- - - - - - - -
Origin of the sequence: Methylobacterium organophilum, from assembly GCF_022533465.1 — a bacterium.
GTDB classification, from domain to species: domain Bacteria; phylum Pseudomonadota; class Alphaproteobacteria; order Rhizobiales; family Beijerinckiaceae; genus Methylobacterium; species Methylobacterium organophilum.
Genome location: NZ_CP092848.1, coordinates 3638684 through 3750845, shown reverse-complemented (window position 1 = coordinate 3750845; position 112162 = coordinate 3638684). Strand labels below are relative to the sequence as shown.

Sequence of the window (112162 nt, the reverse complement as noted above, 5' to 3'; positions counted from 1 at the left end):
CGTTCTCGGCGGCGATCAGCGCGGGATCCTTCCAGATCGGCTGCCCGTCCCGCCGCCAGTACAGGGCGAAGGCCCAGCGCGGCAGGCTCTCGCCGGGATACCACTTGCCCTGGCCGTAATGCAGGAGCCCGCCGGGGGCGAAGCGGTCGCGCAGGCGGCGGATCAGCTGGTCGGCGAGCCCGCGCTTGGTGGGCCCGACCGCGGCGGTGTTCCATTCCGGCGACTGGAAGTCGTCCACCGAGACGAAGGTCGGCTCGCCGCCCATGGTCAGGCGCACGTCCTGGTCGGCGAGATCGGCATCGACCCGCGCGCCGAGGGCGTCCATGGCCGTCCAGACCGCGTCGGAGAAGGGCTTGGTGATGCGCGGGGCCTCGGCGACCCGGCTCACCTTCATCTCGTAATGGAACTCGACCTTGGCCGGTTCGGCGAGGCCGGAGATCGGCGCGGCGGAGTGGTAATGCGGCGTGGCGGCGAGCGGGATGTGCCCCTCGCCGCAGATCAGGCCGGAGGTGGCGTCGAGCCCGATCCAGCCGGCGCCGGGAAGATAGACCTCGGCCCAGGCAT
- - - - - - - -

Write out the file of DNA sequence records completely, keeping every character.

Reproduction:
Origin of the sequence: Methylobacterium organophilum, from assembly GCF_022533465.1 — a bacterium.
GTDB classification, from domain to species: domain Bacteria; phylum Pseudomonadota; class Alphaproteobacteria; order Rhizobiales; family Beijerinckiaceae; genus Methylobacterium; species Methylobacterium organophilum.
Genome location: NZ_CP092848.1, coordinates 3638684 through 3750845, shown reverse-complemented (window position 1 = coordinate 3750845; position 112162 = coordinate 3638684). Strand labels below are relative to the sequence as shown.

Sequence of the window (112162 nt, the reverse complement as noted above, 5' to 3'; positions counted from 1 at the left end):
CGTTCTCGGCGGCGATCAGCGCGGGATCCTTCCAGATCGGCTGCCCGTCCCGCCGCCAGTACAGGGCGAAGGCCCAGCGCGGCAGGCTCTCGCCGGGATACCACTTGCCCTGGCCGTAATGCAGGAGCCCGCCGGGGGCGAAGCGGTCGCGCAGGCGGCGGATCAGCTGGTCGGCGAGCCCGCGCTTGGTGGGCCCGACCGCGGCGGTGTTCCATTCCGGCGACTGGAAGTCGTCCACCGAGACGAAGGTCGGCTCGCCGCCCATGGTCAGGCGCACGTCCTGGTCGGCGAGATCGGCATCGACCCGCGCGCCGAGGGCGTCCATGGCCGTCCAGACCGCGTCGGAGAAGGGCTTGGTGATGCGCGGGGCCTCGGCGACCCGGCTCACCTTCATCTCGTAATGGAACTCGACCTTGGCCGGTTCGGCGAGGCCGGAGATCGGCGCGGCGGAGTGGTAATGCGGCGTGGCGGCGAGCGGGATGTGCCCCTCGCCGCAGATCAGGCCGGAGGTGGCGTCGAGCCCGATCCAGCCGGCGCCGGGAAGATAGACCTCGGCCCAGGCAT